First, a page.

A cache directive defines the path to cache while a cache pool manages groups of cache directives.
Defines the path to be cached. Paths can point either directories or files. Directories are cached non-recursively, meaning only files in the first-level listing of the directory will be cached.
Cache directives also specify additional parameters, such as the cache replication factor and expiration time. The replication factor specifies the number of block replicas to cache. If multiple cache directives refer to the same file, the maximum cache replication factor is applied.
The expiration time is specified on the command line as a time-to-live (TTL), which represents a relative expiration time in the future. After a cache directive expires, it is no longer taken into consideration by the NameNode when making caching decisions.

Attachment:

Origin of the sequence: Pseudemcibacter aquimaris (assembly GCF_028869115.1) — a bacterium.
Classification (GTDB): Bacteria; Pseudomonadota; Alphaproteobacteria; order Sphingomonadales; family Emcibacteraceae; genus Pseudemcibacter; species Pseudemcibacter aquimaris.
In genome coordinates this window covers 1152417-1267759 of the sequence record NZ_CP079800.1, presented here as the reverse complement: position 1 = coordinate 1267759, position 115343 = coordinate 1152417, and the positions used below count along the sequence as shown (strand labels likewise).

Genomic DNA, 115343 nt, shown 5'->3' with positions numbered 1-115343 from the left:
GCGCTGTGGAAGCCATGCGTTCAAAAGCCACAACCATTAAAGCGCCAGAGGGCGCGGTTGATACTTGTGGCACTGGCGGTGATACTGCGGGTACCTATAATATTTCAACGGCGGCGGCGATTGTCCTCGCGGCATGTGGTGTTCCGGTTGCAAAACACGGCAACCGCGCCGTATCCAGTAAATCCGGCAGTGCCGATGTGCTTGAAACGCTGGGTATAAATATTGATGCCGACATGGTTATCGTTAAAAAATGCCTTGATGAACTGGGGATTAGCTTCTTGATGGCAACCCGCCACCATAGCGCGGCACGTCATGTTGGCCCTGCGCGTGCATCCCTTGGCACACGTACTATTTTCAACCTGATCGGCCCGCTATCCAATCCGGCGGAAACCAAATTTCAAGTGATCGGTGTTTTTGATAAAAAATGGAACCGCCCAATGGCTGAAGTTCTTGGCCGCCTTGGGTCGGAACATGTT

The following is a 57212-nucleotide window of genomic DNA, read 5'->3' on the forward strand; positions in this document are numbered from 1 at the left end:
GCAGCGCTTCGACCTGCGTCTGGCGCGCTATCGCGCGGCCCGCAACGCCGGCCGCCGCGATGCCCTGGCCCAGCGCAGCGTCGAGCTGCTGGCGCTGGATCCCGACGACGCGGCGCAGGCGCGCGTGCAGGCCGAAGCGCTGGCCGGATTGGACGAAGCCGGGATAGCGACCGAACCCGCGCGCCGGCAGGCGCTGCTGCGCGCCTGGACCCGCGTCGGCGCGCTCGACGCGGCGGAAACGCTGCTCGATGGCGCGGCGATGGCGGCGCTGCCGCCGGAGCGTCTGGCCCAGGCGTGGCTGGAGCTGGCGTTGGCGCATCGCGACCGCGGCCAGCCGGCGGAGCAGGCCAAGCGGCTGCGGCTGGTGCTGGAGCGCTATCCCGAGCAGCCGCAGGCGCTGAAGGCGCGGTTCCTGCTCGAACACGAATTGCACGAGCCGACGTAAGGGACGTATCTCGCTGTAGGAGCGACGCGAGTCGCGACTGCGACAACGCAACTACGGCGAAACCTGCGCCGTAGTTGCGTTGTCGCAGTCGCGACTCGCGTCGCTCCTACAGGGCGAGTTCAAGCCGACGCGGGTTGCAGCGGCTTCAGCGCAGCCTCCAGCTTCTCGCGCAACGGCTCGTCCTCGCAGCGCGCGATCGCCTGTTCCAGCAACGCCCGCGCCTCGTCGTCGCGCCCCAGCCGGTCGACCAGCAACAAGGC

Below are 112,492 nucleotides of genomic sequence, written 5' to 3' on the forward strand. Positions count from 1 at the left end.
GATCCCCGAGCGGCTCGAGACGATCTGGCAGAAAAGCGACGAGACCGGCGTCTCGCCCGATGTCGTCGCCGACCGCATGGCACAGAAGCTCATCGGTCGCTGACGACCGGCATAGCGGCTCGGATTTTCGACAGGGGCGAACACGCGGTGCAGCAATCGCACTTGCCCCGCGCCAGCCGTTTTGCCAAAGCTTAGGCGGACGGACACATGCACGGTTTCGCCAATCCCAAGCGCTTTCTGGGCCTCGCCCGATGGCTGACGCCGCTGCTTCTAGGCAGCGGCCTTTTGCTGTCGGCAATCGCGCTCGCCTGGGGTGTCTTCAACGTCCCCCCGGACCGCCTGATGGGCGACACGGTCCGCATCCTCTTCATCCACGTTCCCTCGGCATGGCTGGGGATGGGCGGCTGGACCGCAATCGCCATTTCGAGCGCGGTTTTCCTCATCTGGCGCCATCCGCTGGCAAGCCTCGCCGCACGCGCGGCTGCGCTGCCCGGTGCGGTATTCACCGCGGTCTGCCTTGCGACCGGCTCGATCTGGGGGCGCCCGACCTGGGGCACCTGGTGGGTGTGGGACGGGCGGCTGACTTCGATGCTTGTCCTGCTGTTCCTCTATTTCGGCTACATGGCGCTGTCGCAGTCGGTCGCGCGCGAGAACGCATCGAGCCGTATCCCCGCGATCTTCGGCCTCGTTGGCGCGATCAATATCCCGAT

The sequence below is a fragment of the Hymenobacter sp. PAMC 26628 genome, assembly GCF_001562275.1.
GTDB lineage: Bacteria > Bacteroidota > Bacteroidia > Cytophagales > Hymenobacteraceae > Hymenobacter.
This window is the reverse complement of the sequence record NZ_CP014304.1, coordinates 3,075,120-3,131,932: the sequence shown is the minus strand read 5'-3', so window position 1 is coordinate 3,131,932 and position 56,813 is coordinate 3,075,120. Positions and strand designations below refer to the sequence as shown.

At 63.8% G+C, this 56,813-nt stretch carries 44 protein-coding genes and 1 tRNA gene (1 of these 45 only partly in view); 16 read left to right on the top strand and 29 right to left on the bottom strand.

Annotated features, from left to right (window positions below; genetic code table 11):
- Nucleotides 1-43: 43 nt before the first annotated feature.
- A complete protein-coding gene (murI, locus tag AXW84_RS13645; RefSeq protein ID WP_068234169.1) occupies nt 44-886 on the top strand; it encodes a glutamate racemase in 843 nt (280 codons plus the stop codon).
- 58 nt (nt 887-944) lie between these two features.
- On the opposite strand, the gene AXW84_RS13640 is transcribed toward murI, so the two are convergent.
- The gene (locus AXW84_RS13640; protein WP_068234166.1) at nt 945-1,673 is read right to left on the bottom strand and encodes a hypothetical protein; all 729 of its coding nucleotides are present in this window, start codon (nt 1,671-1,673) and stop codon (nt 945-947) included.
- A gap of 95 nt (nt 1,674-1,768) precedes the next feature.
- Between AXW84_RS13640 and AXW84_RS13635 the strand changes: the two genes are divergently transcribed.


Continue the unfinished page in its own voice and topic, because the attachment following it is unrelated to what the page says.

An administrative entity that manages groups of cache cirectives. Cache pools have UNIX-like permissions that restrict which users and groups have access to the pool. Write permissions allow users to add and remove cache directives to the pool. Read permissions allow users to list the Cache Directives in a pool, as well as additional metadata. Execute permissions are unused.
Cache pools are also used for resource management. Cache pools can enforce a maximum memory limit, which restricts the aggregate number of bytes that can be cached by directives in the pool. Normally, the sum of the pool limits will approximately equal the amount of aggregate memory reserved for HDFS caching on the cluster. Cache pools also track a number of statistics to help cluster users track what is currently cached, and to determine what else should be cached.
Cache pools can also enforce a maximum time-to-live. This restricts the maximum expiration time of directives being added to the pool.